COVID-19’s Impact on College Sports

The shockwave known as the coronavirus has impacted not only people in our community, but people all over the country, and all over the world. It has uprooted schools, workplaces, the economy, the medical field, and the sports industry. We have seen games get postponed, seasons get cancelled weeks before the first game was even supposed to take place. Even the 2020 Tokyo Olympic Games were postponed and set to take place in 2021. For many professional athletes, postponement means they do not get to play in front of a 20,000-person filled arena, and must wait until the season resumes for things to calm down and the season to roll back around again.

But for college athletes, especially seniors, you are given a timetable of four (sometimes five) years to be able to play the sport that you love. Because of the coronavirus, NCAA (National College Athletic Association) winter and spring sports were cancelled. They had to cancel the championship tournaments and games for these two seasons. For seniors that were planning to play their last season of college athletics, this is devastating. Officials considered if college athletes will be able to get this season back, or if seniors will be allowed to take a red-shirt year in light of the coronavirus outbreak. Thankfully the NCAA is giving these students the opportunity to fulfill another year of eligibility, despite the fact that it could cost the schools upwards of $900,000. This has only been decided for winter and spring sports at the moment.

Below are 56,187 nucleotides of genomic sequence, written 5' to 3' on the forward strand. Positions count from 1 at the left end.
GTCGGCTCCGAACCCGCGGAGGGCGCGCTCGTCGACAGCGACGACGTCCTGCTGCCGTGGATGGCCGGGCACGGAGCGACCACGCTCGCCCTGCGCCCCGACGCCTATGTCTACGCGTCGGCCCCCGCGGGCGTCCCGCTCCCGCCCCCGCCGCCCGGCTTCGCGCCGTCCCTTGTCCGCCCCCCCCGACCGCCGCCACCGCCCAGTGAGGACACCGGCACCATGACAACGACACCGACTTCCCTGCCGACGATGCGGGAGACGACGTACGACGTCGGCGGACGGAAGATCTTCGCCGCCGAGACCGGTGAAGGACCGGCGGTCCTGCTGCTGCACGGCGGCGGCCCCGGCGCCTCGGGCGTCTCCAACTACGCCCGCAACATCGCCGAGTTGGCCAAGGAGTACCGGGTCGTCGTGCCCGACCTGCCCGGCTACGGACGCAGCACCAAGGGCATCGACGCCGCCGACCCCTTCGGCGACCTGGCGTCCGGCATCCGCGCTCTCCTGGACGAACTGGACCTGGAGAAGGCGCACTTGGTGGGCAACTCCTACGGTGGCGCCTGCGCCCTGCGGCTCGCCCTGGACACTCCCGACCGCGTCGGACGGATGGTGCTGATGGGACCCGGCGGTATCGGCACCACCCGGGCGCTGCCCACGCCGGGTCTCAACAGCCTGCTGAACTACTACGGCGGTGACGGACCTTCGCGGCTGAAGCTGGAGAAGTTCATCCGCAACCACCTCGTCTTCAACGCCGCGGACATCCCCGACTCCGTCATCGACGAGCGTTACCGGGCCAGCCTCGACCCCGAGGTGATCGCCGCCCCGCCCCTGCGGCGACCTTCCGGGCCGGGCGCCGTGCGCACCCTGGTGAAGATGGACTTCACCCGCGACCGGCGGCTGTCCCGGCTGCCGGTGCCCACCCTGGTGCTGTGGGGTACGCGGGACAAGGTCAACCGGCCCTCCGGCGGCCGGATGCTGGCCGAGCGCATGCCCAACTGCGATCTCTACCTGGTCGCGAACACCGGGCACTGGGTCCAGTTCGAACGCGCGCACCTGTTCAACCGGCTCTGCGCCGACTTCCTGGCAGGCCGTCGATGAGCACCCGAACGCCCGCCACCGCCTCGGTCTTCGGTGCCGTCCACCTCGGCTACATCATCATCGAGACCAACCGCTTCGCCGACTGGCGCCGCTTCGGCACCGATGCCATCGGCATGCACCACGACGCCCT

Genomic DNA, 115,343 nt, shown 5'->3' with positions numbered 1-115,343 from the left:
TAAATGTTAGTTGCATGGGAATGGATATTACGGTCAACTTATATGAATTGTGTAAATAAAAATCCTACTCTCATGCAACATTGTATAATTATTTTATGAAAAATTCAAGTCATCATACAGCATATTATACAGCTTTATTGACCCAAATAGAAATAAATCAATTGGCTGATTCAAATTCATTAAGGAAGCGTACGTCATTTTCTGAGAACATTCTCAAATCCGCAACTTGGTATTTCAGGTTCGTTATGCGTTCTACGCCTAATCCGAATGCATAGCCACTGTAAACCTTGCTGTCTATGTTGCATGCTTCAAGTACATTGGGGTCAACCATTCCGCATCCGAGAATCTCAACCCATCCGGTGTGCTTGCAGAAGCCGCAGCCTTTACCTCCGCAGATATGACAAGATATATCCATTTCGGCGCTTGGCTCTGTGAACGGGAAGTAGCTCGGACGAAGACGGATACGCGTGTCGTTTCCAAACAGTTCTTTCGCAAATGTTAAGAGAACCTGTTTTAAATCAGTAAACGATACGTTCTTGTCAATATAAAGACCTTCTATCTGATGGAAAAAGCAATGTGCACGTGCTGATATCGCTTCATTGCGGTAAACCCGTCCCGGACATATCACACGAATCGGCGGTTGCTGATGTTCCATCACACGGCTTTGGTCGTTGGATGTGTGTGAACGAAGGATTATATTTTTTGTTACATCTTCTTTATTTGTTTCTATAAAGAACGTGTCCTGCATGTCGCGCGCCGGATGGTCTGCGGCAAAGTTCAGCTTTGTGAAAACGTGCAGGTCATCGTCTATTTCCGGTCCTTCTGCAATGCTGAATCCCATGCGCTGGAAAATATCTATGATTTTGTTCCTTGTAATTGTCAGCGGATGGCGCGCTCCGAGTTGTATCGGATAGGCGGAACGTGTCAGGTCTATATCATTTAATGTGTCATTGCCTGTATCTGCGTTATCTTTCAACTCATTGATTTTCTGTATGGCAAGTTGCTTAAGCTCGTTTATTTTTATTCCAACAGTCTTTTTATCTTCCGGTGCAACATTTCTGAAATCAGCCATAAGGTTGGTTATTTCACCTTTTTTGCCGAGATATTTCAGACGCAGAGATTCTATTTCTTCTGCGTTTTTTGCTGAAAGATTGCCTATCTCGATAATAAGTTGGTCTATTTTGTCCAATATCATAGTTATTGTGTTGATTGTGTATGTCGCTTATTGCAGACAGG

Perhaps the impact will be greatest on college football. Each year people are looking forward to the college bowl games, the tailgating, the brackets, and school athletic programs depend on the revenue. College football is the most profitable sport on almost every college campus in the United States. While it seems far away, coaches are worried that because of the postponing of the Olympics, college football will be too big of a risk this fall.

This has many people worried because of the role that football plays in every other sport. For example, the University of Michigan brings in about 100,000 fans for every game bringing their yearly revenue for this one sport to about $125 million dollars. A lot of this revenue and profit is used to help some of the sports that don’t draw in as large a crowd as football. The revenue sharing benefits all sports by providing scholarships, maintaining courts and athletic fields, and paying coaches. Even the loss of a couple games by postponing the season could be detrimental for all athletes and all sports programs.

So, not only are student athletes being mentally affected by the cancellation of their favorite sports, but the schools and the athletic programs are going to suffer tremendously. While sports are very important to a lot of fans around the country, student athletes play a much bigger role than many may realize.